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    25 Feb '15 23:08
    Originally posted by RBHILL
    Does the Old Testament condone slavery?

    Absolutely not.

    The Old Testament speaks of slavery often, and lays out rules on how slaves were to be treated. This has caused some to become confused…but a basic understanding of the context for ancient near-eastern slavery shows that the Old Testament does not condone slavery. Let’s look at some common assumpti ...[text shortened]... shows that a slave’s personal rights were more important than a slave owner’s “property rights”.
    Is this a copy and paste from a website? I read the first couple of paragraphs and then got bored. I get the impression that it is copy and pasted because of the link, and the two comments you included at the end. If you are going to do that then can you please state at the top that you are quoting from somewhere (using the [ quote ] [ /quote ] tags as well is even better) - that way I won't think that these are your views.

    Yes, slavery is an ancient institution and what it was like depended on the rules the society had, whether one was born into it or had sold oneself into it to avoid starvation (which incidentally was quite common in the Anglo-Saxon era in England) as then one had control over the terms and conditions, and critically how large the supply of slaves was. After Rome destroyed Carthage and enslaved the entire population, at least the ones that didn't run away and hide, there was a vast increase in the availability of slaves in Rome which meant their treatment became worse.
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    25 Feb '15 23:58
    It is impressive and depressing the lengths people will go to to try to justify the moral
    abomination that is the old testament.

    The bible CLEARLY explains that this is definitively ownership of people without choice
    or in many cases a chance for freedom.

    It includes the ability to beat your slave to death, as long as that slave survives a few
    days after the beating.

    It is slavery pure and simple.

    And nowhere in the bible does it expressly state "You shall Not own people".

    That people can claim that the bible is moral shows simply that they do not know the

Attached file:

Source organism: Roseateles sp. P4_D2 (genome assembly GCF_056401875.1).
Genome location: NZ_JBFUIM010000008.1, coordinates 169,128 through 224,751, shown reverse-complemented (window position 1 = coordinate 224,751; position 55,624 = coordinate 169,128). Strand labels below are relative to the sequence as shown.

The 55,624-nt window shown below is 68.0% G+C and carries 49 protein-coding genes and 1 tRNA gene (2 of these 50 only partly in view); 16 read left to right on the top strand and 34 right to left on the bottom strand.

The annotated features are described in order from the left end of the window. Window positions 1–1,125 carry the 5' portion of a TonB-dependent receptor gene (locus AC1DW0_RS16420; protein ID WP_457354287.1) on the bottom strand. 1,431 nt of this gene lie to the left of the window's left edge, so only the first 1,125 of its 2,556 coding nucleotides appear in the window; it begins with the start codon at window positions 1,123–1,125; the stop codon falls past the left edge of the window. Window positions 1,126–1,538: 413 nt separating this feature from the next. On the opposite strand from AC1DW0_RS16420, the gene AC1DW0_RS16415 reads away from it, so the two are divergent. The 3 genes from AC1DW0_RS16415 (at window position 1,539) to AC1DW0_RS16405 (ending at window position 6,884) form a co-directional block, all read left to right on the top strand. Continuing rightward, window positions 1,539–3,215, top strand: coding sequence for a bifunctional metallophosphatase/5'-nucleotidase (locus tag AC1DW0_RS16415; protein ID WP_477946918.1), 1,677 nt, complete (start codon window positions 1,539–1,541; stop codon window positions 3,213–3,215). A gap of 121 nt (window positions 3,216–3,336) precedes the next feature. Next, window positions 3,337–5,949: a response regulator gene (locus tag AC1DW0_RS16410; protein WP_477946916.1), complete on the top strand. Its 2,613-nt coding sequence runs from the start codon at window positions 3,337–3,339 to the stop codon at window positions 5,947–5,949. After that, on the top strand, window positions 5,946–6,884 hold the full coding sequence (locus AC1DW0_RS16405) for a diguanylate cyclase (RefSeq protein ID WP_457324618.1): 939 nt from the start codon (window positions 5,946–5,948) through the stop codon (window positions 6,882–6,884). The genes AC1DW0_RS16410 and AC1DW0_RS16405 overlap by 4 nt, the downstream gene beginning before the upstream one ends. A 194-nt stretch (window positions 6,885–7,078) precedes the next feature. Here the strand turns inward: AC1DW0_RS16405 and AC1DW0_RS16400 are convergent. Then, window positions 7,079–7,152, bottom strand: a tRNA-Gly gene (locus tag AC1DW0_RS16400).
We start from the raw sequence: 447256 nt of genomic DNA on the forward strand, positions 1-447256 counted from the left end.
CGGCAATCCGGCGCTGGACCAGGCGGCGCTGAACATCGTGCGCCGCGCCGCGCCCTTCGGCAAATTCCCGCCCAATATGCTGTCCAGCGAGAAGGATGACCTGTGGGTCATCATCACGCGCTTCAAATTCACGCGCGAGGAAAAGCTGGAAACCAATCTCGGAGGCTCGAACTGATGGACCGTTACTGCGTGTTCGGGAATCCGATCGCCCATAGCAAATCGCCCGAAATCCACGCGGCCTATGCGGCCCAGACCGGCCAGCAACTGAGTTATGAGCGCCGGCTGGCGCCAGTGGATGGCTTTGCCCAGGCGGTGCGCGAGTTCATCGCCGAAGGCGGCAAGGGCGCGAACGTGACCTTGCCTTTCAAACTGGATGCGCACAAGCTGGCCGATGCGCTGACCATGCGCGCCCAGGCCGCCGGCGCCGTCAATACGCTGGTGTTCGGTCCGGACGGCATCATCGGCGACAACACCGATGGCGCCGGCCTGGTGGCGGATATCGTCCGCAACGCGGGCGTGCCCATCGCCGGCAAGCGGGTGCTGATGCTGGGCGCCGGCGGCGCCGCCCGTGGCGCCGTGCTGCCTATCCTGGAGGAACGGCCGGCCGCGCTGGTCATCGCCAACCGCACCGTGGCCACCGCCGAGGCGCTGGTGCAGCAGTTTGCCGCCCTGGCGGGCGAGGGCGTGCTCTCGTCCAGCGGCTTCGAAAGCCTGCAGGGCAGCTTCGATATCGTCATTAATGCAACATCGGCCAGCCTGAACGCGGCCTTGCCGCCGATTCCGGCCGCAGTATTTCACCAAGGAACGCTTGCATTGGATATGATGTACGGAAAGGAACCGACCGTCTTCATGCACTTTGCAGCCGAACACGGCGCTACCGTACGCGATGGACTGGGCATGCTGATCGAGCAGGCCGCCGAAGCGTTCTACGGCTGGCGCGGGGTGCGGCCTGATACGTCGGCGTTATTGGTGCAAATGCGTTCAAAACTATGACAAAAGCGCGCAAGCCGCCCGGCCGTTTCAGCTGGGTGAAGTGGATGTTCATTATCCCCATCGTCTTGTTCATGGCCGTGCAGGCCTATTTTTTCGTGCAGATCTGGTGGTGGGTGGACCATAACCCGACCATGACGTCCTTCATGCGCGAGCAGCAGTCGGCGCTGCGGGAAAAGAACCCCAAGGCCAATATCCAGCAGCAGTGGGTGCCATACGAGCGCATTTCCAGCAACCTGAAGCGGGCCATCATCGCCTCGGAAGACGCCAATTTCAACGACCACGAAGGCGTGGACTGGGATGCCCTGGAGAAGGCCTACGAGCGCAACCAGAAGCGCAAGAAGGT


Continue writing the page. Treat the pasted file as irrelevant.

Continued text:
meaning of the word.
  10. Standard membersonship
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    26 Feb '15 17:08
    Originally posted by googlefudge
    It is impressive and depressing the lengths people will go to to try to justify the moral abomination that is the old testament.


    What is depressing to you is that you cannot accuse God of being a moral monster. You're depressed because your slanders don't come off so easily.

    In Europe and the USA the Methodist, Quakers and the Mennonites would not have been able to write such effective theological treatise to fight against the Slave Trade had they no had the Bible. These writings touched the consciences of many people until Slavery became an intolerable social evil to a large portion of these societies.

    You're depressed because some of us are not so easily hoodwinked by your abject ignorance of the Scriptures or of history of the forces that worked to abolish the Slave Trade in its latter incarnations.


    The bible CLEARLY explains that this is definitively ownership of people without choice or in many cases a chance for freedom.


    This is rather stupid.

    Sure there a degree of ownership in the similar sense of the way we speak today. One football team OWNS this player and another football team OWNS another player.

    I would not say that there is absolutely NO sense of ownership. But as I think most rational people should be able to see the OT laws prescribed LIMITATIONS.

    Why could the fugitive slave find refuge in Israel ?